Anne Greb

Program Director, Human Genetics

BS, MS, University of Wisconsin–Madison. Career includes teaching and curriculum development in a medical-school setting, where she also led efforts to promote faculty development and recognition in teaching. She was a clinical genetic counselor for several years before establishing the genetic counseling program at Wayne State University School of Medicine, where she served as its director for 14 years. Recently, she directed the genetic counseling program at Long Island University Post. Anne has also served five years on the board of directors of the American Board of Genetic Counseling (ABGC), including two years as its president. SLC, 2014–

Graduate Courses

Human Genetics 2017-2018

Advanced Human Genetics

Graduate Seminar—Fall

The Advanced Human Genetics course provides students with a foundation in human genetics in preparation for their clinical training and other coursework in the genetic counseling program. The course is organized into lectures, self-study activities, team-based learning, and student presentations. The team-based learning and other student-driven activities enable students to apply in a clinically relevant way information presented in the lectures and readings.

Faculty

Previous Courses

Capstone Project

Graduate Seminar—Year

Every student in the Joan H. Marks Human Genetics Program is required to complete a capstone experience and submit a manuscript documenting the experience or project to fulfill the requirements for obtaining a master’s degree in Human Genetics from the Graduate Studies division of Sarah Lawrence College.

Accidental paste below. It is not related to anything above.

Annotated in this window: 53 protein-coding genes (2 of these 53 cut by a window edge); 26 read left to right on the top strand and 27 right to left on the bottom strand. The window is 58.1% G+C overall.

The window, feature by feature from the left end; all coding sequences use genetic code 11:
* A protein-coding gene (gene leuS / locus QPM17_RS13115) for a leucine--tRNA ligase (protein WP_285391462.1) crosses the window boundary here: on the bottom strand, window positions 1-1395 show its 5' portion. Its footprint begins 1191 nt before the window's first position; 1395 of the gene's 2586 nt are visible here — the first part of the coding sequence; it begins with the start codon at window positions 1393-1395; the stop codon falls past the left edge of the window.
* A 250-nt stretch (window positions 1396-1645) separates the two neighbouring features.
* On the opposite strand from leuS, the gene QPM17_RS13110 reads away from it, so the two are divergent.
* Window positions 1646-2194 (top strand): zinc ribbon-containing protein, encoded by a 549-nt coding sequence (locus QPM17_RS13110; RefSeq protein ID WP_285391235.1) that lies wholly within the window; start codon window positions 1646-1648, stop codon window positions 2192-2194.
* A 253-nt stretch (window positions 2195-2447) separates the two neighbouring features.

Faculty

Professional Issues in Genetic Counseling I - Graduate

Seminar—Spring

The focus of this two part course is to help students develop a professional identity as a genetic counselor in the context of both the healthcare setting and the community as a whole.  Topics presented Part I may include resume/cover letter writing, interviewing, summer rotation preparation, performance evaluation and the supervisory relationship.

Faculty

Professional Issues in Genetic Counseling II

Graduate Seminar—Fall

The focus of this two part course is to help students develop a professional identity as a genetic counselor in the context of both the healthcare setting and the community as a whole.  Topics presented in Part II of this course may include networking, salary negotiation strategies, billing and reimbursement, licensure, marketing, grant writing, self-care, exam preparation, supervision models and expanded career roles. 

Faculty

Educational Outreach/Capstone I

Graduate Seminar—Spring

First year students take part in an educational outreach project. They can work in pairs or alone. Each group identifies an audience to whom they would like to give a presentation about some aspect of the genetic counseling field. It can be focused on science, counseling or some other aspect such as ethics. The most popular choice for an audience is school-based, from elementary school to college. Other audiences have included seniors in an assisted-living facility, and adults and children attending a health fair in Harlem.

Faculty